[Python-Dev] PEP 340 -- concept clarification
Delaney, Timothy C (Timothy)
tdelaney at avaya.com
Wed May 4 02:31:18 CEST 2005
Guido van Rossum wrote:
> I'd like the block statement to be defined exclusively in terms of
> __exit__() though.
This does actually suggest something to me (note - just a thought - no
real idea if it's got any merit).
Are there any use cases proposed for the block-statement (excluding the
for-loop) that do *not* involve resource cleanup (i.e. need an
This could be the distinguishing feature between for-loops and
1. If an iterator declares __exit__, it cannot be used in a for-loop.
For-loops do not guarantee resource cleanup.
2. If an iterator does not declare __exit__, it cannot be used in a
Block-statements guarantee resource cleanup.
This gives separation of API (and thus purpose) whilst maintaining the
simplicity of the concept. Unfortunately, generators then become a pain
:( We would need additional syntax to declare that a generator was a
OTOH, this may not be such a problem. Any generator that contains a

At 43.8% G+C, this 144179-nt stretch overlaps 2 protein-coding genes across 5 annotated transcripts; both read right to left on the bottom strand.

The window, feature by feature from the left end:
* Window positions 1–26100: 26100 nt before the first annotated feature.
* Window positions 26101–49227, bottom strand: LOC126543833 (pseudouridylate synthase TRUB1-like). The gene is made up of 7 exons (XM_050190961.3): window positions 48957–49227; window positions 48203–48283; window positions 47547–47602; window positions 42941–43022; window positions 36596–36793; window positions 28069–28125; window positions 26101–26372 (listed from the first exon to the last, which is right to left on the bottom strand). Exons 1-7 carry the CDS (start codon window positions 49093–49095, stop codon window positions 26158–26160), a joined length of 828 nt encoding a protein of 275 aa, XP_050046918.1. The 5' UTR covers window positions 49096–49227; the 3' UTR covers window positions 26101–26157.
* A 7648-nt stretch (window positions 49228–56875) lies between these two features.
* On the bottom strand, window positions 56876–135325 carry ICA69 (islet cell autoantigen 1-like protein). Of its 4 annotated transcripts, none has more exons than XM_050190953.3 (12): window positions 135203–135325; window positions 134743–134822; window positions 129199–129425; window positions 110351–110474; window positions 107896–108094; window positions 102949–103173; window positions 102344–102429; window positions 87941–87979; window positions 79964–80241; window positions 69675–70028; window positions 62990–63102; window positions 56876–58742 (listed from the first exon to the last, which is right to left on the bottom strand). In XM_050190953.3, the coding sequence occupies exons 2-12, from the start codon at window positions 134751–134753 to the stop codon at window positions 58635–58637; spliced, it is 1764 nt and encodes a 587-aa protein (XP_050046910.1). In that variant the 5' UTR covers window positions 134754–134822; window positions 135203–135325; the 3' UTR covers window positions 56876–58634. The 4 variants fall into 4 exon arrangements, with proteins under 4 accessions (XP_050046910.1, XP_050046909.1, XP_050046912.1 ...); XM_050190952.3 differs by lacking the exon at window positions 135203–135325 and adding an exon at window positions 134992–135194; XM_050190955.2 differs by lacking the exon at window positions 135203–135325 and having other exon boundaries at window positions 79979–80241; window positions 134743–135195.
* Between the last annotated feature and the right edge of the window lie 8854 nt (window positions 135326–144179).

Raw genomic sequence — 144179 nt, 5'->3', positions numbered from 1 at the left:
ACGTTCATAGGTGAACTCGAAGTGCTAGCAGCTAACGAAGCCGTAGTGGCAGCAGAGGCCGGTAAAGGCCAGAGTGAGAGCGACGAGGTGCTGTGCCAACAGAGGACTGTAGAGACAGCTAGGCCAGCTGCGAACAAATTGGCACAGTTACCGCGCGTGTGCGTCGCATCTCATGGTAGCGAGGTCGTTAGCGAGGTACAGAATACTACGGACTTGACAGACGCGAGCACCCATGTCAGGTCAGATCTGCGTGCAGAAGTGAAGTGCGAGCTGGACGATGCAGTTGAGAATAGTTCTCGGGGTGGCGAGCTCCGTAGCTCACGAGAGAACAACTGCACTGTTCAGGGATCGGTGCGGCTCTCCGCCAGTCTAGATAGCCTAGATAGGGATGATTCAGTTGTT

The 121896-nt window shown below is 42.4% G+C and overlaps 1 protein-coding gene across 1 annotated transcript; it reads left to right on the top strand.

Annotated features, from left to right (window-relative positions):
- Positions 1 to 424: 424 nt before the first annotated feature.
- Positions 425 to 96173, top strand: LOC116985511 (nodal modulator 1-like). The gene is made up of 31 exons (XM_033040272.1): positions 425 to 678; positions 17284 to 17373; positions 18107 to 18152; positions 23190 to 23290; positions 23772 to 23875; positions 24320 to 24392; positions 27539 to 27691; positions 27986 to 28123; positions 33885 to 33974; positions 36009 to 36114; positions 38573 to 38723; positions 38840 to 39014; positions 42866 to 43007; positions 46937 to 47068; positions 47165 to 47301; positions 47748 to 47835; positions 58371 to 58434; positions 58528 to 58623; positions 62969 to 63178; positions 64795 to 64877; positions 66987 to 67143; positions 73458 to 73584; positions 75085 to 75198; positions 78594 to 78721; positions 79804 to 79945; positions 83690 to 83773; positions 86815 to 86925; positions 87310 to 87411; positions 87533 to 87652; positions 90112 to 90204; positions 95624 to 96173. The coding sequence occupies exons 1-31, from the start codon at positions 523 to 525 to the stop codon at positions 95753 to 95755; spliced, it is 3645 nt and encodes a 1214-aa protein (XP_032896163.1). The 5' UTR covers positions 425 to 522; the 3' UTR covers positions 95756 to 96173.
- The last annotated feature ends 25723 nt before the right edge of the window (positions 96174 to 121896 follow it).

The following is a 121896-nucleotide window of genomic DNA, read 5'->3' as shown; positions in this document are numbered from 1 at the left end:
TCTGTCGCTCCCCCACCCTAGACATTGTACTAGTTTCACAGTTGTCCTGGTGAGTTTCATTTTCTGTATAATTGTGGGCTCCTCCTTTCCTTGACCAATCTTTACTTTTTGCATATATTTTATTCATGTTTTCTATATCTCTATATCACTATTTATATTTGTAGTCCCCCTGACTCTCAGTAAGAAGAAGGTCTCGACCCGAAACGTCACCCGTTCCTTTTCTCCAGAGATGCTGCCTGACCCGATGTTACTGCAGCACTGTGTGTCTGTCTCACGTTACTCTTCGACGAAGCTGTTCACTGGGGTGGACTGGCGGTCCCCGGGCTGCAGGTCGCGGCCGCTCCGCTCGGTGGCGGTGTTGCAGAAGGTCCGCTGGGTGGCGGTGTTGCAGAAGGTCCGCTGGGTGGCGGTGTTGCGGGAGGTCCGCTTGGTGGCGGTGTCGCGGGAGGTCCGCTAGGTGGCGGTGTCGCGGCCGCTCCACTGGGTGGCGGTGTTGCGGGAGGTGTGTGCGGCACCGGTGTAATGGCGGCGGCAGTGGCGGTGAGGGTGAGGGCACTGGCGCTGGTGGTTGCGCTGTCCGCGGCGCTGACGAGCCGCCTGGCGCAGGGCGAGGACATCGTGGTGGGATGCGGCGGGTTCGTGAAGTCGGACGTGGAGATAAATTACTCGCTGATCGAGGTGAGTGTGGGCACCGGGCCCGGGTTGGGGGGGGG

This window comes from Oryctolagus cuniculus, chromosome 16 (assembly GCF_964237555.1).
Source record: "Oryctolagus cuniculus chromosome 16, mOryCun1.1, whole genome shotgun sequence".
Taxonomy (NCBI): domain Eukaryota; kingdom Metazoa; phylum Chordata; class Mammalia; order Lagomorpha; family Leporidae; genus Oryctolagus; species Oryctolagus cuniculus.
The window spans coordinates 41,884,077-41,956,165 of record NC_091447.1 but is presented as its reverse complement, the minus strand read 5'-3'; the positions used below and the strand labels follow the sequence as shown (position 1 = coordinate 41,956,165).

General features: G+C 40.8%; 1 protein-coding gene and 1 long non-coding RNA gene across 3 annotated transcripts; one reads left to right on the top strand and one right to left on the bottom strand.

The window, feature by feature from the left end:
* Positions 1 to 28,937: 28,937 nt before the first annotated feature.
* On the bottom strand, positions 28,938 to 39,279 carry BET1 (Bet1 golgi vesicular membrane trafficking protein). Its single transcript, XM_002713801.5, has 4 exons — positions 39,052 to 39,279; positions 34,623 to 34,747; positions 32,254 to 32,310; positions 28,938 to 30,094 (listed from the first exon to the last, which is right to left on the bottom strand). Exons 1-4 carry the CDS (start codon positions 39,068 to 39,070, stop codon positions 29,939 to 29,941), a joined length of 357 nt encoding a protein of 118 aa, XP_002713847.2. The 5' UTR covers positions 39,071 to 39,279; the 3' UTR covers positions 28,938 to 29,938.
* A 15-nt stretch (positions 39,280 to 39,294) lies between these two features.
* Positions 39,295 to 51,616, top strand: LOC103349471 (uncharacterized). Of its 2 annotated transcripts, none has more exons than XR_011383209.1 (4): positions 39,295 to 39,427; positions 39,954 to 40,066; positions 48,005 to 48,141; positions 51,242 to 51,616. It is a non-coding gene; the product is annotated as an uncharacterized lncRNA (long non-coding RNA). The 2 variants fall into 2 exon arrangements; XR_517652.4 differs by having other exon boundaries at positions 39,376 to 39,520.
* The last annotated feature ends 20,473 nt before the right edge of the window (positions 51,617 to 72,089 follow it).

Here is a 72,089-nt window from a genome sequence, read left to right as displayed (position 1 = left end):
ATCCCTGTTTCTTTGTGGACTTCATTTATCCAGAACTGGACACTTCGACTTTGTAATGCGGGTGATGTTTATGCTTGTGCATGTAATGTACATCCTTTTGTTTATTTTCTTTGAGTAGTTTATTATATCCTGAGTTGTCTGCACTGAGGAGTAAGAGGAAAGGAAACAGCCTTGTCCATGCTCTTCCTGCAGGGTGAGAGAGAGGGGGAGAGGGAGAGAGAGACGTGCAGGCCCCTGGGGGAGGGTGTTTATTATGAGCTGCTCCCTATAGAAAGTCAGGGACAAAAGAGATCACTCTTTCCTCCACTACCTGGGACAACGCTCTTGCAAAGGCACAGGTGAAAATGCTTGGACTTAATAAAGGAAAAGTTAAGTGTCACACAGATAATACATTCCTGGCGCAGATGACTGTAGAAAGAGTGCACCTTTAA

finally: around a yield automatically gets an __exit__, and any that
doesn't, doesn't. Although that feels *way* too magical to me (esp. in
light of my example below, which *doesn't* use finally). I'd prefer a
separate keyword for block generators. In that case, having finally:
around a yield would be a syntax error in a "normal" generator.
# Code here executes with myLock held. The lock is
# guaranteed to be released when the block is left (even
# if via return or by an uncaught exception).
To use a (modified) example from another email::
resource assertRaises (self, excClass):
if hasattr(excClass, '__name__'): excName =
else: excName = str(excClass)
raise self.failureException, "%s is not raised" %
Note that this *does* require cleanup, but without using a finally:
clause - the except: and else: are the cleanup code.
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